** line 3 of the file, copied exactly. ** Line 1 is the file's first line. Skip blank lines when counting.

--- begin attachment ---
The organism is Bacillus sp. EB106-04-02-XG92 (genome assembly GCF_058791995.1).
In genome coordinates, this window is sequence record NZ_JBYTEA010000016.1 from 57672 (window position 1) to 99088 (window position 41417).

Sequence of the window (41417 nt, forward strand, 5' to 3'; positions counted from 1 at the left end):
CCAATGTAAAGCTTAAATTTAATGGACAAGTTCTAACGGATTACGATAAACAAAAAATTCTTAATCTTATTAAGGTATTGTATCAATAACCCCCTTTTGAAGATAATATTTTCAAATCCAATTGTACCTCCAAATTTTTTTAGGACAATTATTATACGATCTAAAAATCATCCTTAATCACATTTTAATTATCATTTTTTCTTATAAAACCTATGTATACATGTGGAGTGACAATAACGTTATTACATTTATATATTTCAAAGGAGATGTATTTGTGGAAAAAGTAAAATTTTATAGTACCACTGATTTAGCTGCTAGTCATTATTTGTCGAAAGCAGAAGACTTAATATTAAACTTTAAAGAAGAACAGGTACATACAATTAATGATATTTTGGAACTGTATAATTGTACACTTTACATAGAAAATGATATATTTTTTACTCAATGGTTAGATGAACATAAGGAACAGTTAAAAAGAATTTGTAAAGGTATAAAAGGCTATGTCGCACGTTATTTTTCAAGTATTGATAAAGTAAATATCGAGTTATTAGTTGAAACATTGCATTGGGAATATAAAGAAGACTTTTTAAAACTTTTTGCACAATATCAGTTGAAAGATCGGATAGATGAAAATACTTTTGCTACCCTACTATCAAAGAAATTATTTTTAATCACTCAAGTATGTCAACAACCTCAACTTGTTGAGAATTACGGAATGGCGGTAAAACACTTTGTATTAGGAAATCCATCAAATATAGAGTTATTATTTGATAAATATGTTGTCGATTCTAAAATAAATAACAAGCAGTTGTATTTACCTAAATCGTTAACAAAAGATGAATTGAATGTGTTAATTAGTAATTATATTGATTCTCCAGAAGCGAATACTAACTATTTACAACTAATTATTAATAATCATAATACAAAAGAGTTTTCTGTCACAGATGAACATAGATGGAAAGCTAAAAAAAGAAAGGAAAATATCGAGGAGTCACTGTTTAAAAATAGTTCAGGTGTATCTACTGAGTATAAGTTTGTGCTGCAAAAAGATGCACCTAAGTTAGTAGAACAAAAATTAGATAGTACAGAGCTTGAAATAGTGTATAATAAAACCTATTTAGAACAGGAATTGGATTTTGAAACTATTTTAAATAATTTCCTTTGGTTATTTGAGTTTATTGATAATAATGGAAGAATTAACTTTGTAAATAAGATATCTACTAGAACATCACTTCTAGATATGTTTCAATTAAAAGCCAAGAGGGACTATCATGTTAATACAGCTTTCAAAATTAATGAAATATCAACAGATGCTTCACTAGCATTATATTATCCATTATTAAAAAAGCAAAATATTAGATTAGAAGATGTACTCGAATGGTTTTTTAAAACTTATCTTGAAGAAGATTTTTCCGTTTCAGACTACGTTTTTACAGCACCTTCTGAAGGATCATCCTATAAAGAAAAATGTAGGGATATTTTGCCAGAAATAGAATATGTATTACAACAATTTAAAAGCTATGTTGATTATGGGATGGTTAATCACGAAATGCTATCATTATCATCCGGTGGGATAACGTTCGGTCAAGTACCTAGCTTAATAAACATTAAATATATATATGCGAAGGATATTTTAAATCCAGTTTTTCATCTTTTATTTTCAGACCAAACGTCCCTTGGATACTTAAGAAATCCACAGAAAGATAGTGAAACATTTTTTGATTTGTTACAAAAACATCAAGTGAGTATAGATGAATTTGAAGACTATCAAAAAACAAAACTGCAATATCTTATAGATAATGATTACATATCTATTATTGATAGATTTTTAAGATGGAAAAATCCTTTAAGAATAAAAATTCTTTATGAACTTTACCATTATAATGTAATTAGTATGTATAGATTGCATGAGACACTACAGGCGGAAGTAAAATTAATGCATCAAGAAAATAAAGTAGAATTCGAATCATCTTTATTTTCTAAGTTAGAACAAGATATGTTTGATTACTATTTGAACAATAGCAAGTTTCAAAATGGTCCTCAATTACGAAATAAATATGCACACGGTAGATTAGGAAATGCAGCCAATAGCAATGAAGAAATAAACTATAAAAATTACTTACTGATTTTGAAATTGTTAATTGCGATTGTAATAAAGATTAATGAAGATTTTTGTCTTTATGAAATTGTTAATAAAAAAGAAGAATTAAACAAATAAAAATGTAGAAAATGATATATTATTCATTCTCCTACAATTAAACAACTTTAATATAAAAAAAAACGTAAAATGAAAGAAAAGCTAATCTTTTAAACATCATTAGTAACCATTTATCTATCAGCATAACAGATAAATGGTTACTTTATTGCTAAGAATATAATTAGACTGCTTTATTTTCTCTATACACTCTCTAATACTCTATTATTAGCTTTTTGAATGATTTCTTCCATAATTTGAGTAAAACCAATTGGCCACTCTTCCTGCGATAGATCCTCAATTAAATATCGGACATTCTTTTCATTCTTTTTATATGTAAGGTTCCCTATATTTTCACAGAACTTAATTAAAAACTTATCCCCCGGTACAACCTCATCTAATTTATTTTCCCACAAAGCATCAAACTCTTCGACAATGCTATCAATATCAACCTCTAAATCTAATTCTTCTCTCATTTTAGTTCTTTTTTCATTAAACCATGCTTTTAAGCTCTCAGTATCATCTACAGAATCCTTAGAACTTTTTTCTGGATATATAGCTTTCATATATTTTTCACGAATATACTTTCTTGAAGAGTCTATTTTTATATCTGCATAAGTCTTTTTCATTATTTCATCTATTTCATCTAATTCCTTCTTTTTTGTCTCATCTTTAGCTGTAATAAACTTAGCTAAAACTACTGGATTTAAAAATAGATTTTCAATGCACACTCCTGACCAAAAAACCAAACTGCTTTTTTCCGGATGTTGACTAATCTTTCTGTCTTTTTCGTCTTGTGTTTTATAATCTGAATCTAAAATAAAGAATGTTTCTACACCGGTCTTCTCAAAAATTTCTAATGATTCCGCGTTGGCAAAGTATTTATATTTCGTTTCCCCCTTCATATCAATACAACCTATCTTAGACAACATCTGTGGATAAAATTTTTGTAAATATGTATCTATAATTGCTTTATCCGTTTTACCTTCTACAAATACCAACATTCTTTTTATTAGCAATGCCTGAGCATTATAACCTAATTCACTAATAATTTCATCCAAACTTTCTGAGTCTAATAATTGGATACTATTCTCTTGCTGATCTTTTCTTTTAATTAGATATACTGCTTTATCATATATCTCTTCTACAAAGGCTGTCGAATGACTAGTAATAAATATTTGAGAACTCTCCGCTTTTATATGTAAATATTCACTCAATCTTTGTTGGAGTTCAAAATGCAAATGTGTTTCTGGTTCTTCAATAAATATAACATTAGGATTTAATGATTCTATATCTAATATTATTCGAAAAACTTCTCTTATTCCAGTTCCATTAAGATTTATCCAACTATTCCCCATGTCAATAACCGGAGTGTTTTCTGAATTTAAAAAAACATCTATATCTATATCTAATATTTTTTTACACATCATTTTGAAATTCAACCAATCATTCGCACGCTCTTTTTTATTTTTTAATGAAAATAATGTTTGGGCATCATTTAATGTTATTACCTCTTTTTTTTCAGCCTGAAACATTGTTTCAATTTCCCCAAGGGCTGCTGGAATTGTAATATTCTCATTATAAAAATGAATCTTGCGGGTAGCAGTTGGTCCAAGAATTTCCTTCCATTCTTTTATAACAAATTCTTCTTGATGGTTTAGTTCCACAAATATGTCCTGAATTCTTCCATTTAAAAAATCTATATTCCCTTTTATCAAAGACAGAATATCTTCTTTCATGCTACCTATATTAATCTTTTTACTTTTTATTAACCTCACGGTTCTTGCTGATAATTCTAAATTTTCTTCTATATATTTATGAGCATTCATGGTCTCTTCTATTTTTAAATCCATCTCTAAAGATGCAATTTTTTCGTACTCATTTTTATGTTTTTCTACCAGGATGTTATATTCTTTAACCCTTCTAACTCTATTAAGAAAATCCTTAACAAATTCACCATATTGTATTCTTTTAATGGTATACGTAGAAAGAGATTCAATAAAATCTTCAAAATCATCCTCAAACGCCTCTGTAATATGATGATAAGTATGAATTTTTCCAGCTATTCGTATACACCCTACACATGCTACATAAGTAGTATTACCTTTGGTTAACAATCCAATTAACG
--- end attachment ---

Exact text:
Sequence of the window (41417 nt, forward strand, 5' to 3'; positions counted from 1 at the left end):